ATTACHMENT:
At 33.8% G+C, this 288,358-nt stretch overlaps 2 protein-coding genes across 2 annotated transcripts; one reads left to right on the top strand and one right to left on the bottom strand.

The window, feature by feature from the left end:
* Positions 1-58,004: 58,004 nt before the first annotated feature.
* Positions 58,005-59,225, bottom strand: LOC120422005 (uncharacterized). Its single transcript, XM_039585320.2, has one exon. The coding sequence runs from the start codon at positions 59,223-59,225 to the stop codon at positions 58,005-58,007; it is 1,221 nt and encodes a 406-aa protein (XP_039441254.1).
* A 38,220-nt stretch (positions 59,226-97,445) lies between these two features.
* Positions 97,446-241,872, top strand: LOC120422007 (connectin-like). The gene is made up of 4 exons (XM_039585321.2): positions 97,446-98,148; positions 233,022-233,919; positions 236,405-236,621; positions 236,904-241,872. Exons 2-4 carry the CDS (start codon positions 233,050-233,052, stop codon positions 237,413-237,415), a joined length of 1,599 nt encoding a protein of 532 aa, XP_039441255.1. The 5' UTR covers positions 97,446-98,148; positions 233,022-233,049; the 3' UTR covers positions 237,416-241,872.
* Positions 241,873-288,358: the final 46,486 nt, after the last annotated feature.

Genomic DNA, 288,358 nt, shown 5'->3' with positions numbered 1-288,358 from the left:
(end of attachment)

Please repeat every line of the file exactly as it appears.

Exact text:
At 33.8% G+C, this 288,358-nt stretch overlaps 2 protein-coding genes across 2 annotated transcripts; one reads left to right on the top strand and one right to left on the bottom strand.

The window, feature by feature from the left end:
* Positions 1-58,004: 58,004 nt before the first annotated feature.
* Positions 58,005-59,225, bottom strand: LOC120422005 (uncharacterized). Its single transcript, XM_039585320.2, has one exon. The coding sequence runs from the start codon at positions 59,223-59,225 to the stop codon at positions 58,005-58,007; it is 1,221 nt and encodes a 406-aa protein (XP_039441254.1).
* A 38,220-nt stretch (positions 59,226-97,445) lies between these two features.
* Positions 97,446-241,872, top strand: LOC120422007 (connectin-like). The gene is made up of 4 exons (XM_039585321.2): positions 97,446-98,148; positions 233,022-233,919; positions 236,405-236,621; positions 236,904-241,872. Exons 2-4 carry the CDS (start codon positions 233,050-233,052, stop codon positions 237,413-237,415), a joined length of 1,599 nt encoding a protein of 532 aa, XP_039441255.1. The 5' UTR covers positions 97,446-98,148; positions 233,022-233,049; the 3' UTR covers positions 237,416-241,872.
* Positions 241,873-288,358: the final 46,486 nt, after the last annotated feature.

Genomic DNA, 288,358 nt, shown 5'->3' with positions numbered 1-288,358 from the left: